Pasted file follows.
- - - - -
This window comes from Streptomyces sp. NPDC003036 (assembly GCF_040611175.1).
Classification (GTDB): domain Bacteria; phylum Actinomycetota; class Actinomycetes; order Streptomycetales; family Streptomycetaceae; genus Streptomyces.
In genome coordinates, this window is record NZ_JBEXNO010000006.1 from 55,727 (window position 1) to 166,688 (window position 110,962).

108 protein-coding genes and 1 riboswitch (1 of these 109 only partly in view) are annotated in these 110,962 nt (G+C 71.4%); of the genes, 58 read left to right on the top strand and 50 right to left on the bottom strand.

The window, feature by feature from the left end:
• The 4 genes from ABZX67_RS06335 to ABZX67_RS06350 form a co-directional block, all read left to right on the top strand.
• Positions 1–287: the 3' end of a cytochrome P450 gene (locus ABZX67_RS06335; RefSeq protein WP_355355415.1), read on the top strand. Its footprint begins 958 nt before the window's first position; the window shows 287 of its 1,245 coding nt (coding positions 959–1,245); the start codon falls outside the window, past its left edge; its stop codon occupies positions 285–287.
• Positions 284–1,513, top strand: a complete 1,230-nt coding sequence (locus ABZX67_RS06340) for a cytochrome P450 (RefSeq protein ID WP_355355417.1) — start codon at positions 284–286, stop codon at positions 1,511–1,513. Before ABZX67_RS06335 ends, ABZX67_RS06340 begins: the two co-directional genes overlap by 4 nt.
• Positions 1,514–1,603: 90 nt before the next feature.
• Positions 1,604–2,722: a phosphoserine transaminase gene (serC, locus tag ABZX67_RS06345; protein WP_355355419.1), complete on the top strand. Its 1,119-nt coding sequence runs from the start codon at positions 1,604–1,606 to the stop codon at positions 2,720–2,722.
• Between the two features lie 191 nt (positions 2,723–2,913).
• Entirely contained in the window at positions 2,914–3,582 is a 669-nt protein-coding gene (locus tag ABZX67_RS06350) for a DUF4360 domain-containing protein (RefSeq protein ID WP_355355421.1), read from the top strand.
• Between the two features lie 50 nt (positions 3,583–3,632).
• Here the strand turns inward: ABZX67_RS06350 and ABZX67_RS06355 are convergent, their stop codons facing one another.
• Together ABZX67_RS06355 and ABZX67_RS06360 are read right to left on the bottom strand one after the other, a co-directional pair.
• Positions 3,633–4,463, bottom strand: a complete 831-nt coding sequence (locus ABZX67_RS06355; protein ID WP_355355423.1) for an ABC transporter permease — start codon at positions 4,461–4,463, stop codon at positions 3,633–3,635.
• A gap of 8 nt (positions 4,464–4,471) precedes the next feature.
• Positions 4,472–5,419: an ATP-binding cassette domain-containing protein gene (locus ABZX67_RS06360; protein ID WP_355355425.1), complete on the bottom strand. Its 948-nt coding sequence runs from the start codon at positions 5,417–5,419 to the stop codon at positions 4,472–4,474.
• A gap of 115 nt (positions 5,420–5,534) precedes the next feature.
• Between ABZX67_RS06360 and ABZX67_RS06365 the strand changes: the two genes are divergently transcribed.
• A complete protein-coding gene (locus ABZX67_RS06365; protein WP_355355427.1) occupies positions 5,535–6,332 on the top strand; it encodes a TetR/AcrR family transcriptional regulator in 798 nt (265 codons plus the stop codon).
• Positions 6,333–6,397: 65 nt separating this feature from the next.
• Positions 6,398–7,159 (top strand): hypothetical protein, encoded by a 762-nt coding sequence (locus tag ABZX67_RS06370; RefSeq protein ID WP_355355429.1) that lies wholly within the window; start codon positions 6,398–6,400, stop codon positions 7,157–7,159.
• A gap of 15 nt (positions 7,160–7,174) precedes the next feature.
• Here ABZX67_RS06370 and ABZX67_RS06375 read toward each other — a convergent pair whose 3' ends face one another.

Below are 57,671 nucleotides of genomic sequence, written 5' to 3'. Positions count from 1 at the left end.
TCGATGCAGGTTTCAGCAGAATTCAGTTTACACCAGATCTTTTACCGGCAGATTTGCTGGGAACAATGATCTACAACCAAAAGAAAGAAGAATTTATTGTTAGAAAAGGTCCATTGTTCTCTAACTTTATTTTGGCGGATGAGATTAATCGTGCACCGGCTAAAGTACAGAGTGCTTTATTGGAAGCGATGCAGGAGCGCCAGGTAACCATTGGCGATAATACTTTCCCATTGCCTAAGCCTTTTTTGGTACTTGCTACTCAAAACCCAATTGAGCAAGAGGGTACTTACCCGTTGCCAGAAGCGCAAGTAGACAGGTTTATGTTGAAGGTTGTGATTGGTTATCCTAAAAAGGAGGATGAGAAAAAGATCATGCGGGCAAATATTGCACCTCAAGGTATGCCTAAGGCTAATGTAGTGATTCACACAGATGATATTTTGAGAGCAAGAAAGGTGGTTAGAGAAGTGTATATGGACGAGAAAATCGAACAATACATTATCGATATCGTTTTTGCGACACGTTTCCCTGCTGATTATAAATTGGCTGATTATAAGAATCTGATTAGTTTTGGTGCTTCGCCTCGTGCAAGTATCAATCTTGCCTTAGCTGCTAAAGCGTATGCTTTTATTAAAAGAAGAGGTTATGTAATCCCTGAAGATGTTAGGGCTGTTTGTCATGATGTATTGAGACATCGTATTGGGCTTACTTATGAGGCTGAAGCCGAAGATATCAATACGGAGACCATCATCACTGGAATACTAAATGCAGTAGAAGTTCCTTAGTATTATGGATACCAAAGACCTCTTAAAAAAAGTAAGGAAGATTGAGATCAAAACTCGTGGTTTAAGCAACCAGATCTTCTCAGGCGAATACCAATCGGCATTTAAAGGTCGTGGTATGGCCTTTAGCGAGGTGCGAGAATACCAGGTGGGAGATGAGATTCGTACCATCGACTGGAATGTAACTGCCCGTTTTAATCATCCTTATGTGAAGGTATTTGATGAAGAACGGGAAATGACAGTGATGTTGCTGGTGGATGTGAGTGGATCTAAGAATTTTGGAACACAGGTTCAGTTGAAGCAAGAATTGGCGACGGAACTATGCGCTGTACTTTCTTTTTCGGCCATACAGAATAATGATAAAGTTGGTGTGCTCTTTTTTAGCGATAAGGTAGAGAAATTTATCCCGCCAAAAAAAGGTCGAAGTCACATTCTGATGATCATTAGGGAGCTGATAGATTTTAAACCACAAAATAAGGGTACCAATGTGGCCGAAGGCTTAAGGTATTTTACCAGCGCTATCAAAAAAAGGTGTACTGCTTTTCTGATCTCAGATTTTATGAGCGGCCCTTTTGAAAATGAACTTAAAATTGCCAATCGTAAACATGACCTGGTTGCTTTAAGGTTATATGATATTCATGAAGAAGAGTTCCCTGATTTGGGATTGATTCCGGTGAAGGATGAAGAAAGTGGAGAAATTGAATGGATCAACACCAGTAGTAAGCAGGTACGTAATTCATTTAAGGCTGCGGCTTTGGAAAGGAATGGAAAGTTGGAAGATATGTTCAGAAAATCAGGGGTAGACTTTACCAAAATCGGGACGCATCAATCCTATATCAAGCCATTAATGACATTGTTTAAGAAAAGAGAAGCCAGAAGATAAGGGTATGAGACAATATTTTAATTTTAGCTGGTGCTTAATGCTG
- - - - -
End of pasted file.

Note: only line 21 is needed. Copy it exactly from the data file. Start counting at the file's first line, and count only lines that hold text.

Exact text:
• A complete protein-coding gene (locus ABZX67_RS06365; protein WP_355355427.1) occupies positions 5,535–6,332 on the top strand; it encodes a TetR/AcrR family transcriptional regulator in 798 nt (265 codons plus the stop codon).